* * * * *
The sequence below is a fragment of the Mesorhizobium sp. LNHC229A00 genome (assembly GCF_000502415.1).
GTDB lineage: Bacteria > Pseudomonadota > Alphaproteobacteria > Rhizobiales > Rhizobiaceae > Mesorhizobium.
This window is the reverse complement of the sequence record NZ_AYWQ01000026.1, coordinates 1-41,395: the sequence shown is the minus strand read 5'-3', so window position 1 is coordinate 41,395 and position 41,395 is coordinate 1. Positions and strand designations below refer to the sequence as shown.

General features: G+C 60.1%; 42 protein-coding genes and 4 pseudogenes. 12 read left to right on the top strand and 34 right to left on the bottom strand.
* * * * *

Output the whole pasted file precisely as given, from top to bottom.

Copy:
The sequence below is a fragment of the Mesorhizobium sp. LNHC229A00 genome (assembly GCF_000502415.1).
GTDB lineage: Bacteria > Pseudomonadota > Alphaproteobacteria > Rhizobiales > Rhizobiaceae > Mesorhizobium.
This window is the reverse complement of the sequence record NZ_AYWQ01000026.1, coordinates 1-41,395: the sequence shown is the minus strand read 5'-3', so window position 1 is coordinate 41,395 and position 41,395 is coordinate 1. Positions and strand designations below refer to the sequence as shown.

General features: G+C 60.1%; 42 protein-coding genes and 4 pseudogenes. 12 read left to right on the top strand and 34 right to left on the bottom strand.